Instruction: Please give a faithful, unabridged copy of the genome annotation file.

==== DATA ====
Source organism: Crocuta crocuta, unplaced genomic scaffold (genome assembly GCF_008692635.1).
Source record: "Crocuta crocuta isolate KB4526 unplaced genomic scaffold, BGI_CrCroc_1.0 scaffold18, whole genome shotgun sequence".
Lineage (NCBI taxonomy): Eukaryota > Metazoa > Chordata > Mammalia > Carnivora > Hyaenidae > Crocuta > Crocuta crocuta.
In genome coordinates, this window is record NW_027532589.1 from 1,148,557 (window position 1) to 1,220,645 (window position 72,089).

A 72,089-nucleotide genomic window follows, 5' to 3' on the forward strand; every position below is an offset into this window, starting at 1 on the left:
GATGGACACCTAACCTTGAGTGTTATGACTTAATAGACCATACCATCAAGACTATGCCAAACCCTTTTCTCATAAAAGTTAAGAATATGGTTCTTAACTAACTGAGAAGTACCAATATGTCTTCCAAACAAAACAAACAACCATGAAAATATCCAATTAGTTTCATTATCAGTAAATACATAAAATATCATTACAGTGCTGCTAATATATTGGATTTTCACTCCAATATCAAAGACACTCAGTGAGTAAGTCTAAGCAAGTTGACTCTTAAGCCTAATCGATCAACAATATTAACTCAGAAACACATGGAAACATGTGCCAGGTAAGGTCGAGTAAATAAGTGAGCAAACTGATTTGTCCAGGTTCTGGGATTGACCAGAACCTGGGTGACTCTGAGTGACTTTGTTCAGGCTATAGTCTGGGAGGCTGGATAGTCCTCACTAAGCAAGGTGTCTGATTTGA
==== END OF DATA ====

Source organism: Crocuta crocuta, unplaced genomic scaffold (genome assembly GCF_008692635.1).
Source record: "Crocuta crocuta isolate KB4526 unplaced genomic scaffold, BGI_CrCroc_1.0 scaffold18, whole genome shotgun sequence".
Lineage (NCBI taxonomy): Eukaryota > Metazoa > Chordata > Mammalia > Carnivora > Hyaenidae > Crocuta > Crocuta crocuta.
In genome coordinates, this window is record NW_027532589.1 from 1,148,557 (window position 1) to 1,220,645 (window position 72,089).

A 72,089-nucleotide genomic window follows, 5' to 3' on the forward strand; every position below is an offset into this window, starting at 1 on the left:
GATGGACACCTAACCTTGAGTGTTATGACTTAATAGACCATACCATCAAGACTATGCCAAACCCTTTTCTCATAAAAGTTAAGAATATGGTTCTTAACTAACTGAGAAGTACCAATATGTCTTCCAAACAAAACAAACAACCATGAAAATATCCAATTAGTTTCATTATCAGTAAATACATAAAATATCATTACAGTGCTGCTAATATATTGGATTTTCACTCCAATATCAAAGACACTCAGTGAGTAAGTCTAAGCAAGTTGACTCTTAAGCCTAATCGATCAACAATATTAACTCAGAAACACATGGAAACATGTGCCAGGTAAGGTCGAGTAAATAAGTGAGCAAACTGATTTGTCCAGGTTCTGGGATTGACCAGAACCTGGGTGACTCTGAGTGACTTTGTTCAGGCTATAGTCTGGGAGGCTGGATAGTCCTCACTAAGCAAGGTGTCTGATTTGA